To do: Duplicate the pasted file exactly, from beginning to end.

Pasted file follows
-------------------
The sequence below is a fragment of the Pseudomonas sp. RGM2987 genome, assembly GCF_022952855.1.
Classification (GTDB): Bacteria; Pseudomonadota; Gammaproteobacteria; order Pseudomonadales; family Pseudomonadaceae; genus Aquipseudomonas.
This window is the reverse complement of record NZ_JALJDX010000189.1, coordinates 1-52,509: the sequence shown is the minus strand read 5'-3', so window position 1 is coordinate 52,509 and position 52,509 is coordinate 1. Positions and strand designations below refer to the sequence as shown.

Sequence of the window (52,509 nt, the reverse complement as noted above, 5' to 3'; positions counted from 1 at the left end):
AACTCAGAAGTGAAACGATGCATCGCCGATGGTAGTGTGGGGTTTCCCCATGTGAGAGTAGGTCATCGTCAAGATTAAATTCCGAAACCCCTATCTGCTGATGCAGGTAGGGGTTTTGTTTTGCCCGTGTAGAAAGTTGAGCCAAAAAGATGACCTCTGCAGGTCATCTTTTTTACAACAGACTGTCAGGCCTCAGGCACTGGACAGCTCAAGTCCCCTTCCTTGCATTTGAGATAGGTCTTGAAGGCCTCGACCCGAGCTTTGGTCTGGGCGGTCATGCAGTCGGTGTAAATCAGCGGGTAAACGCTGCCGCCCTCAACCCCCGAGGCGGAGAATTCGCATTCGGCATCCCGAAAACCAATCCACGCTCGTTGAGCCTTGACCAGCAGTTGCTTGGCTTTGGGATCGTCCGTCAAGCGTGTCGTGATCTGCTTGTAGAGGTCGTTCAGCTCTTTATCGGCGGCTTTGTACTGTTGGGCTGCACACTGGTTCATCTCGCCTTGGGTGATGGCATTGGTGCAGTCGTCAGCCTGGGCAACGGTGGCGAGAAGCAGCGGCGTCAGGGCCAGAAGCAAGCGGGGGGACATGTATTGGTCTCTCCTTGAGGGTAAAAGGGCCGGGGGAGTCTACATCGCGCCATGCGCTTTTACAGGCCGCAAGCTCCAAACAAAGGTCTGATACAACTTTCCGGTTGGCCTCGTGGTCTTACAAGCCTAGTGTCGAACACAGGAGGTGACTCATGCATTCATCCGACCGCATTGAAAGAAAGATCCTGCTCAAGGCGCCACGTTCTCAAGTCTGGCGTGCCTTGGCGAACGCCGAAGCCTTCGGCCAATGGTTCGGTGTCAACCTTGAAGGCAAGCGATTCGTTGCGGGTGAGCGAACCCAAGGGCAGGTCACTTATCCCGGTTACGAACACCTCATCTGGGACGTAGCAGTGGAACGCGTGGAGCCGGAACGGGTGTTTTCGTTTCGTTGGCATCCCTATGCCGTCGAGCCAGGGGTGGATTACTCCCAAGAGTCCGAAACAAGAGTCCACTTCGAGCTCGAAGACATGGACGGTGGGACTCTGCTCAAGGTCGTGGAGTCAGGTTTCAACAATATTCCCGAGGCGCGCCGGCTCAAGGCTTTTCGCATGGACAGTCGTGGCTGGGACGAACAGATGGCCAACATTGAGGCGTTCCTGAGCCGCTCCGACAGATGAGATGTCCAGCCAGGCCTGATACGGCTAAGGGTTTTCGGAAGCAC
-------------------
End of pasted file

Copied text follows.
The sequence below is a fragment of the Pseudomonas sp. RGM2987 genome, assembly GCF_022952855.1.
Classification (GTDB): Bacteria; Pseudomonadota; Gammaproteobacteria; order Pseudomonadales; family Pseudomonadaceae; genus Aquipseudomonas.
This window is the reverse complement of record NZ_JALJDX010000189.1, coordinates 1-52,509: the sequence shown is the minus strand read 5'-3', so window position 1 is coordinate 52,509 and position 52,509 is coordinate 1. Positions and strand designations below refer to the sequence as shown.

Sequence of the window (52,509 nt, the reverse complement as noted above, 5' to 3'; positions counted from 1 at the left end):
AACTCAGAAGTGAAACGATGCATCGCCGATGGTAGTGTGGGGTTTCCCCATGTGAGAGTAGGTCATCGTCAAGATTAAATTCCGAAACCCCTATCTGCTGATGCAGGTAGGGGTTTTGTTTTGCCCGTGTAGAAAGTTGAGCCAAAAAGATGACCTCTGCAGGTCATCTTTTTTACAACAGACTGTCAGGCCTCAGGCACTGGACAGCTCAAGTCCCCTTCCTTGCATTTGAGATAGGTCTTGAAGGCCTCGACCCGAGCTTTGGTCTGGGCGGTCATGCAGTCGGTGTAAATCAGCGGGTAAACGCTGCCGCCCTCAACCCCCGAGGCGGAGAATTCGCATTCGGCATCCCGAAAACCAATCCACGCTCGTTGAGCCTTGACCAGCAGTTGCTTGGCTTTGGGATCGTCCGTCAAGCGTGTCGTGATCTGCTTGTAGAGGTCGTTCAGCTCTTTATCGGCGGCTTTGTACTGTTGGGCTGCACACTGGTTCATCTCGCCTTGGGTGATGGCATTGGTGCAGTCGTCAGCCTGGGCAACGGTGGCGAGAAGCAGCGGCGTCAGGGCCAGAAGCAAGCGGGGGGACATGTATTGGTCTCTCCTTGAGGGTAAAAGGGCCGGGGGAGTCTACATCGCGCCATGCGCTTTTACAGGCCGCAAGCTCCAAACAAAGGTCTGATACAACTTTCCGGTTGGCCTCGTGGTCTTACAAGCCTAGTGTCGAACACAGGAGGTGACTCATGCATTCATCCGACCGCATTGAAAGAAAGATCCTGCTCAAGGCGCCACGTTCTCAAGTCTGGCGTGCCTTGGCGAACGCCGAAGCCTTCGGCCAATGGTTCGGTGTCAACCTTGAAGGCAAGCGATTCGTTGCGGGTGAGCGAACCCAAGGGCAGGTCACTTATCCCGGTTACGAACACCTCATCTGGGACGTAGCAGTGGAACGCGTGGAGCCGGAACGGGTGTTTTCGTTTCGTTGGCATCCCTATGCCGTCGAGCCAGGGGTGGATTACTCCCAAGAGTCCGAAACAAGAGTCCACTTCGAGCTCGAAGACATGGACGGTGGGACTCTGCTCAAGGTCGTGGAGTCAGGTTTCAACAATATTCCCGAGGCGCGCCGGCTCAAGGCTTTTCGCATGGACAGTCGTGGCTGGGACGAACAGATGGCCAACATTGAGGCGTTCCTGAGCCGCTCCGACAGATGAGATGTCCAGCCAGGCCTGATACGGCTAAGGGTTTTCGGAAGCAC